Friday, August 27, 2010
Nude Sleeping Boy (Example of Foreshortening) Artist Unknown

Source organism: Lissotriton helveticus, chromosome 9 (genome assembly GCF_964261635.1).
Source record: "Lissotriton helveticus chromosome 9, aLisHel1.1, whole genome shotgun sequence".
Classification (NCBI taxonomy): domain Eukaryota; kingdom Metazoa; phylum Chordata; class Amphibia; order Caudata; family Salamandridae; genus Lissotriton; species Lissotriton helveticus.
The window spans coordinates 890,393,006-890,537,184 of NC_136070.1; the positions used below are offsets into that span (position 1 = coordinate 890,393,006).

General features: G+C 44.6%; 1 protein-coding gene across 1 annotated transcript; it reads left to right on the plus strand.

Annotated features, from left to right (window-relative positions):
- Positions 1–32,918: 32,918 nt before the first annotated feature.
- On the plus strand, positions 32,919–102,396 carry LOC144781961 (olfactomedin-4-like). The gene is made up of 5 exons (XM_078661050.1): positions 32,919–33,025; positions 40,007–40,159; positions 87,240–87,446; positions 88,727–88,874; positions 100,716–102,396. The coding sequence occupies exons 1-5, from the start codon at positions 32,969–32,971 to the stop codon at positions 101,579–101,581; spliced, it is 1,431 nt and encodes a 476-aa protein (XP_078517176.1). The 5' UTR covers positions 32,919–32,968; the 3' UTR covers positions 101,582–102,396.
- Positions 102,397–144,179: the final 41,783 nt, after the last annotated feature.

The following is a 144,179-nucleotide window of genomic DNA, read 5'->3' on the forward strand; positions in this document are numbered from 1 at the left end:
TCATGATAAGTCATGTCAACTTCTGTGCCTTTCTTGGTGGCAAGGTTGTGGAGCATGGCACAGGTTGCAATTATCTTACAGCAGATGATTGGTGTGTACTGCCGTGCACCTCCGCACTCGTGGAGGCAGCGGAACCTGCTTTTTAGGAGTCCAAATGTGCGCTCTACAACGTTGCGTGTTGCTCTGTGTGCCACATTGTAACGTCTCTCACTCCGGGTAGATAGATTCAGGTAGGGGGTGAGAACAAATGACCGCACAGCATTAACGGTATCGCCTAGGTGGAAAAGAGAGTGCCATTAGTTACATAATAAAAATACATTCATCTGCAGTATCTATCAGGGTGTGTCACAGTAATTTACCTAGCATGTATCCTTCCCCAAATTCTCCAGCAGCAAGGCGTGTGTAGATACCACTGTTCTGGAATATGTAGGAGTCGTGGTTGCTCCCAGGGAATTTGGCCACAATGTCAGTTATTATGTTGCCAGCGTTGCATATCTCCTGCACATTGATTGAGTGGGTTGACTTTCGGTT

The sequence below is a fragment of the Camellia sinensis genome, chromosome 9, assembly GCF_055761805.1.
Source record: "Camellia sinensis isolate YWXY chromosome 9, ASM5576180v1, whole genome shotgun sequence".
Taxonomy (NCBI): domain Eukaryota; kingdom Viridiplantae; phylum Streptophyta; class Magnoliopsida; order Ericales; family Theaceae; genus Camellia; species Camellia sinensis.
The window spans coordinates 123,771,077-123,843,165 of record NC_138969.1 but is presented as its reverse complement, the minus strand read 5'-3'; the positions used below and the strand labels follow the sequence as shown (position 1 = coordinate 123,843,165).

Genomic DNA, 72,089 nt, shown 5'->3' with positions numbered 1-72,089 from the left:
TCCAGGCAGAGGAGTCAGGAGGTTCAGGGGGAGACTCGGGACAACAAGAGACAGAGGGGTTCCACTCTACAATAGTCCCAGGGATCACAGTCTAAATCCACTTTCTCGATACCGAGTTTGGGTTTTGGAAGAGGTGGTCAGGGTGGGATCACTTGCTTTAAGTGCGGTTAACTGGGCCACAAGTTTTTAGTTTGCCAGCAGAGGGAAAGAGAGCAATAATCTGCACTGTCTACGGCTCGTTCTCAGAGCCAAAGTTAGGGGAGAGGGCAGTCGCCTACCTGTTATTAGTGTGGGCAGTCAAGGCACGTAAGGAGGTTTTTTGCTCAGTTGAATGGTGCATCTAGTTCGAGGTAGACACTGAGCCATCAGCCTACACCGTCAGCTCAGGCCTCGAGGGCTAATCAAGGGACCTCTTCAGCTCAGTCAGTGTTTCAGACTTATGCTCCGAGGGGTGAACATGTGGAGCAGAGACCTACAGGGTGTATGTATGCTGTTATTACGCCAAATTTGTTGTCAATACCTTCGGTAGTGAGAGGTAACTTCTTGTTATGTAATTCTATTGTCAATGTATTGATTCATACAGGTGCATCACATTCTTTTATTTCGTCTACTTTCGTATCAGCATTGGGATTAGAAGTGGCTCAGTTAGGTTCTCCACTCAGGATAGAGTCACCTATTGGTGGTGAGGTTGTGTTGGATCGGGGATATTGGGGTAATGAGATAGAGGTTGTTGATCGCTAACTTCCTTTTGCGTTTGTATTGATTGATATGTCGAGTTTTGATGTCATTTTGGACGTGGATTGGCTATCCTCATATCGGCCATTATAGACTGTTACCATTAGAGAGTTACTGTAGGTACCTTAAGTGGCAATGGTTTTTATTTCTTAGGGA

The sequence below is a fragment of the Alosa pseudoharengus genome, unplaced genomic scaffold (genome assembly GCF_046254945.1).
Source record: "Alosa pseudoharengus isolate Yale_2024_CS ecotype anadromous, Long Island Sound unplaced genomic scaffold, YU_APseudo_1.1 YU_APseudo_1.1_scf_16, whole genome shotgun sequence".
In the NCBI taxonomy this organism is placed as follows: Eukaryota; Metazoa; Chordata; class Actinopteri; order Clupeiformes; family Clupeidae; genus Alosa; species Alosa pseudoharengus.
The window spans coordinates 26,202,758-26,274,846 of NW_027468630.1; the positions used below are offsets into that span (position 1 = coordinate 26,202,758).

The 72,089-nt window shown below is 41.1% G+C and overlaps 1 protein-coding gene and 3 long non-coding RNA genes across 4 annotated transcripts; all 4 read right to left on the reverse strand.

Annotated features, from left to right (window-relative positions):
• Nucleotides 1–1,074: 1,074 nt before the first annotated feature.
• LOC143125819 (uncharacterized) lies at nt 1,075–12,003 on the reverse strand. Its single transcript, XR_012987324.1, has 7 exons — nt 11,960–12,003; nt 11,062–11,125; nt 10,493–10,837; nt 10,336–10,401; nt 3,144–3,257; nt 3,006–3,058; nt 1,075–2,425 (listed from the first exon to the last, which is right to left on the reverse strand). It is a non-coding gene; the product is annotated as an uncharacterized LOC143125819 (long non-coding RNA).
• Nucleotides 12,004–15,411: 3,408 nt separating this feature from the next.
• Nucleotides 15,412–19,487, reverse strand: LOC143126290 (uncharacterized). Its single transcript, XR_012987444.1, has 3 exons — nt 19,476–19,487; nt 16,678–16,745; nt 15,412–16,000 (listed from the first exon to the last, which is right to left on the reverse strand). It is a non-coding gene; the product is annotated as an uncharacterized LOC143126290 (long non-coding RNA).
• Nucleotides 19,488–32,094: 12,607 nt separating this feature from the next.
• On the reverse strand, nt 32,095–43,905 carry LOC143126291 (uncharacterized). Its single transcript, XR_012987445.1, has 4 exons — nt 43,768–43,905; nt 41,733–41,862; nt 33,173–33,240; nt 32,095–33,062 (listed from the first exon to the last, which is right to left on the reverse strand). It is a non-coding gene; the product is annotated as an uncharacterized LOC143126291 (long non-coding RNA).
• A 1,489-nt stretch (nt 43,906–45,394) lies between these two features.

I have tried to decipher that signature in the lower left hand corner of this drawing but for the life of me I can't read it so we will just wait until someone out there recognizes it I guess. I really love the square format or near square format of this drawing. Many of my own paintings are on square formats or similar proportions. There's just something about that format that captures my artist's-photographer's eye. I took photographs with a Hasselblad 2 1/4 by 21/4 format camera for many years and I guess my admiration of the format came from that photographic usage. Many of my fellow students in my painting class would always groan when I showed up with another square canvas for the assignment. They were addicted to the rectangle. Any student of drawing when asked what they find most difficult about the process of figure drawing will tell you that foreshortening poses the most difficulty in believable execution. Try it sometimes and you will quickly find out why its not easy. I think that the artist who created this nice drawing did an admirable job, especially when you consider how out of proportion a child's body is in comparison to his head. I honestly tried to identify the artist behind that signature and for some strange recollection this pose and the subject matter seems terribly familiar. After class I would hit the Fine Arts Library stacks and literally start at one end of a row and pull down all the books on that row and look at works of art. When I first saw this drawing I immediately thought of a preparatory drawing I had seen of a similar subject matter and pose by Pierre Cecile Puvis de Chavannes (1824-1898) for the Symbolist painting The Poor Fisherman (see illustration below). That child on the ground is what I am referring to. In the preparatory drawing by Puvis de Chavannes the child was not draped but nude and I'll swear was almost identical to this drawing. I will have to search through my extensive files and see if I saved a scan of that particular drawing, which brings us to another something in regards to this drawing and that pose. To my eye the symbolic use of a nude male child brings to my mind several concepts: innocence, vulnerability and more importantly, the viewer's gaze. Let's face it, if you enjoy figural works of the nude human body then by definition you are a voyeur. Three cheers for voyeurism! If you have a chance to review a copy of Germaine Greer's book: The Beautiful Boy, please do so. It is filled with so much information about the nature of male beauty and answers many of the nagging questions as to why you see so many nude boys floating around artistic works in art history. I remember the tempest in a teapot this book caused in the art world when it hit the shelves. One particularly incensed critic even called Greer a "pervert" for the exploration of her subject matter. I doubt that critic had even read the book as opposed to just oogling all those nude boys and male youths. I wish I had time to explore the subject in more detail now but we will have to wait until later.